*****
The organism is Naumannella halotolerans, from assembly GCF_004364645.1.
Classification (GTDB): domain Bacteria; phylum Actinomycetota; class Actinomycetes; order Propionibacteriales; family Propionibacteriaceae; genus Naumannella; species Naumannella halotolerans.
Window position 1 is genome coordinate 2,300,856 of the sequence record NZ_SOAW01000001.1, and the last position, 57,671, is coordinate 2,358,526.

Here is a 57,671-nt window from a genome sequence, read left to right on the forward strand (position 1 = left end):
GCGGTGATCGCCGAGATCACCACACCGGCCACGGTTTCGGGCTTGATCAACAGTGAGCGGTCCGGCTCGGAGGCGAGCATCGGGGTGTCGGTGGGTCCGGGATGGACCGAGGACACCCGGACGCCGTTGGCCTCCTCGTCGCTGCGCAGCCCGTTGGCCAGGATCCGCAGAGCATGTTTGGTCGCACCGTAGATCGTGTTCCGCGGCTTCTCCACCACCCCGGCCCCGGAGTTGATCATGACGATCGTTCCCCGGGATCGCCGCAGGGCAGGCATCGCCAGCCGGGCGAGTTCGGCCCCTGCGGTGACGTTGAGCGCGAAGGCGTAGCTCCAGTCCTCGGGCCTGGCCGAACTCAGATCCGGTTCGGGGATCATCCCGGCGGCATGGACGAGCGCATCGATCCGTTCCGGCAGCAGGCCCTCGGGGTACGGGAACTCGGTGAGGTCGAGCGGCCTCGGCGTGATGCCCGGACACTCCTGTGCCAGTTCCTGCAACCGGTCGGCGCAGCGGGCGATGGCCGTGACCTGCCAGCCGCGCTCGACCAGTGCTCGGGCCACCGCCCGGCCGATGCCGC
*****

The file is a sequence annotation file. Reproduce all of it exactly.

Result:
The organism is Naumannella halotolerans, from assembly GCF_004364645.1.
Classification (GTDB): domain Bacteria; phylum Actinomycetota; class Actinomycetes; order Propionibacteriales; family Propionibacteriaceae; genus Naumannella; species Naumannella halotolerans.
Window position 1 is genome coordinate 2,300,856 of the sequence record NZ_SOAW01000001.1, and the last position, 57,671, is coordinate 2,358,526.

Here is a 57,671-nt window from a genome sequence, read left to right on the forward strand (position 1 = left end):
GCGGTGATCGCCGAGATCACCACACCGGCCACGGTTTCGGGCTTGATCAACAGTGAGCGGTCCGGCTCGGAGGCGAGCATCGGGGTGTCGGTGGGTCCGGGATGGACCGAGGACACCCGGACGCCGTTGGCCTCCTCGTCGCTGCGCAGCCCGTTGGCCAGGATCCGCAGAGCATGTTTGGTCGCACCGTAGATCGTGTTCCGCGGCTTCTCCACCACCCCGGCCCCGGAGTTGATCATGACGATCGTTCCCCGGGATCGCCGCAGGGCAGGCATCGCCAGCCGGGCGAGTTCGGCCCCTGCGGTGACGTTGAGCGCGAAGGCGTAGCTCCAGTCCTCGGGCCTGGCCGAACTCAGATCCGGTTCGGGGATCATCCCGGCGGCATGGACGAGCGCATCGATCCGTTCCGGCAGCAGGCCCTCGGGGTACGGGAACTCGGTGAGGTCGAGCGGCCTCGGCGTGATGCCCGGACACTCCTGTGCCAGTTCCTGCAACCGGTCGGCGCAGCGGGCGATGGCCGTGACCTGCCAGCCGCGCTCGACCAGTGCTCGGGCCACCGCCCGGCCGATGCCGC